Neurological dysfunction and death in TBI are due to a) the brain injury itself, b) prolonged coma with its complications, c) infections from open wounds or basilar skull fractures, d) hydrocephalus from subarachnoid hemorrhage, and, most important, e) increased intracranial pressure. Intracranial is caused by a) the added mass of epidural, subdural, and intracranial hematomas and b) cerebral edema which develops around large contusions, from diffuse vascular injury, and as a result of HIE. In infants, the skull can expand to some extent. After the sutures close, it is rigid. The brain and CSF are not compressible. Any increase in intracranial mass will first displace CSF into the spinal subarachnoid space. An increase of intracranial pressure above 40-50 mm Hg will collapse brain capillaries resulting in global ischemia.
The cranial cavity is partitioned by the tentorium cerebelli and falx cerebri. When a part of the brain is compressed by an extrinsic lesion such as a subdural hematoma or is expanded because of a brain tumor, abscess, or other intrinsic lesion, it is displaced (herniates) from one cranial compartment to another. Three major herniations can occur, either alone or in combination: Subfalcial herniation, uncal (transtentorial) herniation, and cerebellar tonsillar herniation.
Subfalcial herniation is displacement of the cingulate gyrus from one hemisphere to the other, under the falx cerebri. Subfalcial herniation can compress the pericallosal arteries, causing an infarct in their distribution.
Uncal (transtentorial) herniation is herniation of the medial temporal lobe from the middle into the posterior fossa, across the tentorial opening. The uncus of the temporal lobe is forced into the gap between the midbrain and the edge of the tentorium. This compresses the ipsilateral oculomotor nerve, causing a fixed and dilated pupil, and collapses the ipsilateral posterior cerebral artery, causing an infarct in its distribution. Cortical blindness resulting from this infarct is a false localizing sign because it gives the erroneous impression that the primary lesion is in the occipital lobe. As the herniating uncus displaces the midbrain laterally, the contralateral cerebral peduncle is compressed against the edge of the tentorium, causing paralysis on the same side as the primary lesion, another false localizing sign. Caudal displacement of the brainstem and stretching of its vessels causes a variety of hemorrhagic lesions in the midbrain and pons (secondary brainstem hemorrhages) that can devastate the reticular activating substance and other brainstem centers, resulting in focal neurological deficits and coma.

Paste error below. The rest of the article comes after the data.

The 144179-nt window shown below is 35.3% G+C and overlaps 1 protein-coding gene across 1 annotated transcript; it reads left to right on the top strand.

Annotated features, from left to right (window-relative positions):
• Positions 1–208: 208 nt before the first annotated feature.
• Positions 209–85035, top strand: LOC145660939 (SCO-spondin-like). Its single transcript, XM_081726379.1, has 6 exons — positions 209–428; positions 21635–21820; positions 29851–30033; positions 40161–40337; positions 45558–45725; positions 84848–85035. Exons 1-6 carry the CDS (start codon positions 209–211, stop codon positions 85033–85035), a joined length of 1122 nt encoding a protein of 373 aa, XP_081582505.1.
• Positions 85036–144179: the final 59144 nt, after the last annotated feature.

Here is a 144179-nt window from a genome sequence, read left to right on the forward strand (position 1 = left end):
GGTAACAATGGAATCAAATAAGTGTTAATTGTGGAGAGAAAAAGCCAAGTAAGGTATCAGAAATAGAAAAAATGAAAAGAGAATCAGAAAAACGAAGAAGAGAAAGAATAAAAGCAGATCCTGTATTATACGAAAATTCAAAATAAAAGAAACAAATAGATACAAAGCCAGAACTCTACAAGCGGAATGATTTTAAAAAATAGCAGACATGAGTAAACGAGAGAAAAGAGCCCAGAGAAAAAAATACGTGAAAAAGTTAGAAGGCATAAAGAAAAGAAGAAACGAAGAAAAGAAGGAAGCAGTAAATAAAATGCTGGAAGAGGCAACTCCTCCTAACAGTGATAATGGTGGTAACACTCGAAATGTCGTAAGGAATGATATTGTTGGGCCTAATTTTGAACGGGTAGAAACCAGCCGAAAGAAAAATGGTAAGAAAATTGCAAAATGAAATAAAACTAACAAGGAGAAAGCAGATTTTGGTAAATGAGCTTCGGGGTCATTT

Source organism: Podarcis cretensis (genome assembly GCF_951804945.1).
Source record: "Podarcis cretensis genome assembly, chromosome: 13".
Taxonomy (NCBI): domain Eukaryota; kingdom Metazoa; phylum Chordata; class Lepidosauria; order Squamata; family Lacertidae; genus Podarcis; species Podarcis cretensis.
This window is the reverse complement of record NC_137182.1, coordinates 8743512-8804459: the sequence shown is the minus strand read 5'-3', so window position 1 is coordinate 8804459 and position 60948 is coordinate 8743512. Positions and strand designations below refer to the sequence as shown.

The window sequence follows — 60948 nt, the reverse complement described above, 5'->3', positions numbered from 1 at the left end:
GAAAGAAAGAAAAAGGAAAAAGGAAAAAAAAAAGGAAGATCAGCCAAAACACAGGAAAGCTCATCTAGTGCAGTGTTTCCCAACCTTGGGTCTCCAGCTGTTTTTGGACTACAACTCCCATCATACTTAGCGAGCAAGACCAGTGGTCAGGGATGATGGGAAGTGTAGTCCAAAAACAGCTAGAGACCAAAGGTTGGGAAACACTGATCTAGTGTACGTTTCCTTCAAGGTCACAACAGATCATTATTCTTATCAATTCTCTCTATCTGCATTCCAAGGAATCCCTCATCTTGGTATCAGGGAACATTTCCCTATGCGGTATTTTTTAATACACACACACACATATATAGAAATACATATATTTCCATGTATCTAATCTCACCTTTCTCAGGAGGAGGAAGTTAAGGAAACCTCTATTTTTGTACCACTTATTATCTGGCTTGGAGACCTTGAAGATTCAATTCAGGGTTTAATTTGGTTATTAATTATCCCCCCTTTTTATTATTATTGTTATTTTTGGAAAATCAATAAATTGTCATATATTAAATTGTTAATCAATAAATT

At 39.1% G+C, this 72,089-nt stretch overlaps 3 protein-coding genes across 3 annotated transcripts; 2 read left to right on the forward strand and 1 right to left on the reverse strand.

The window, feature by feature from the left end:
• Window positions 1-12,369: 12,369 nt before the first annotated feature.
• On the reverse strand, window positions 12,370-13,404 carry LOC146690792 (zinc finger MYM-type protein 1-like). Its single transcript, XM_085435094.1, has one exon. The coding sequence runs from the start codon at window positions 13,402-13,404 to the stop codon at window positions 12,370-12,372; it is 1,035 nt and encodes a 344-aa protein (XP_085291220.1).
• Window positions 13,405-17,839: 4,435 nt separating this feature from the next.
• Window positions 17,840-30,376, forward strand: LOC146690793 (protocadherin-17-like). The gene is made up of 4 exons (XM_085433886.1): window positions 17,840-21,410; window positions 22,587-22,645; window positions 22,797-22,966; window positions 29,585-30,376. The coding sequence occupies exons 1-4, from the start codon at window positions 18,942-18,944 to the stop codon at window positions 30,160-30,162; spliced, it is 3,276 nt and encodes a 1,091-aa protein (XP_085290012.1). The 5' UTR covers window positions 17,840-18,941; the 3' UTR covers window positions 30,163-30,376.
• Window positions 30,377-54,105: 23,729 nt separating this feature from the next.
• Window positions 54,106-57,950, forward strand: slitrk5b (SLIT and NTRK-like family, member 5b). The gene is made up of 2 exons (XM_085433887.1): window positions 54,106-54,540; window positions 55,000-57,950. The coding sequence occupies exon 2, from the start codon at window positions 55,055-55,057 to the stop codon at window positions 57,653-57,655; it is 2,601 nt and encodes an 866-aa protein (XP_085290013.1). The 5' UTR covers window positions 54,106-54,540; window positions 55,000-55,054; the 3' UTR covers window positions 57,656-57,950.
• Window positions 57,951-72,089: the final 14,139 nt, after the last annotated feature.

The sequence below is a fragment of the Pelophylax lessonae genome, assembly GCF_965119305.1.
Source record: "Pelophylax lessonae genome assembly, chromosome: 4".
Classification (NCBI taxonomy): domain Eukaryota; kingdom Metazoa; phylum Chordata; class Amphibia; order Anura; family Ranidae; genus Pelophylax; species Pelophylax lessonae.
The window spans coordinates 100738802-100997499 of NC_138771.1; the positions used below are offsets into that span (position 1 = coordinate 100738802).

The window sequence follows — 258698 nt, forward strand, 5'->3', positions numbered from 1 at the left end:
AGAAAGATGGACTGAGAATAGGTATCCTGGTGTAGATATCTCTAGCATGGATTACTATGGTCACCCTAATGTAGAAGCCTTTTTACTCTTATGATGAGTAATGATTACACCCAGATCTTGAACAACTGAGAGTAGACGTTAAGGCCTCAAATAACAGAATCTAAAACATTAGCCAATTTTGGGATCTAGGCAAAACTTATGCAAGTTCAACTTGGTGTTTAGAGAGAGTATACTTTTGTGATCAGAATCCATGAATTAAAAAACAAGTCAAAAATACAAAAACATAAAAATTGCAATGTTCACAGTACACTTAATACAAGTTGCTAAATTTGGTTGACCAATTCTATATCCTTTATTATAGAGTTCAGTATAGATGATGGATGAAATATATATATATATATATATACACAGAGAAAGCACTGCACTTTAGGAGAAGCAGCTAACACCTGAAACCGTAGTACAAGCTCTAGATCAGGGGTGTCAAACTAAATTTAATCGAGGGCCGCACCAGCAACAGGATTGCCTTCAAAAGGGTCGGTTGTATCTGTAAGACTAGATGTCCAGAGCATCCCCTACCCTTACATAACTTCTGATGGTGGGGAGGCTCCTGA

Pressure on the posterior fossa contents from above or from within compresses the pons against the clivus and displaces the cerebellar tonsils into the foramen magnum (cerebellar tonsillar herniation). This may cause stiffness of the neck and head tilt. Compression of the pons and medulla damages vital centers for respiration and cardiac function, resulting in cardiorespiratory arrest.
Cerebral edema in TBI, HIE, brain tumors, meningitis, brain abscess, and other pathologies is caused by accumulation of water in interstitial CNS spaces due to increased vascular permeability (vasogenic edema) and in some cases also by accumulation of water in injured cells (cytotoxic edema). Vasogenic edema involves more severely the white matter and extends along the optic nerves and into the optic papillae (papilledema). The edematous optic papillae protrude forward into the vitreous chamber and displace the retina, causing blurring of vision. Fundoscopic examination reveals blurred disk margins.
Understanding the anatomy and warning signs of herniations and promptly taking measures to reduce intracranial pressure will save lives. Herniations are important not only in trauma but in any condition associated with cerebral edema and increased intracranial pressure, including HIE, stroke, meningitis, brain abscess, brain tumors, and hydrocephalus.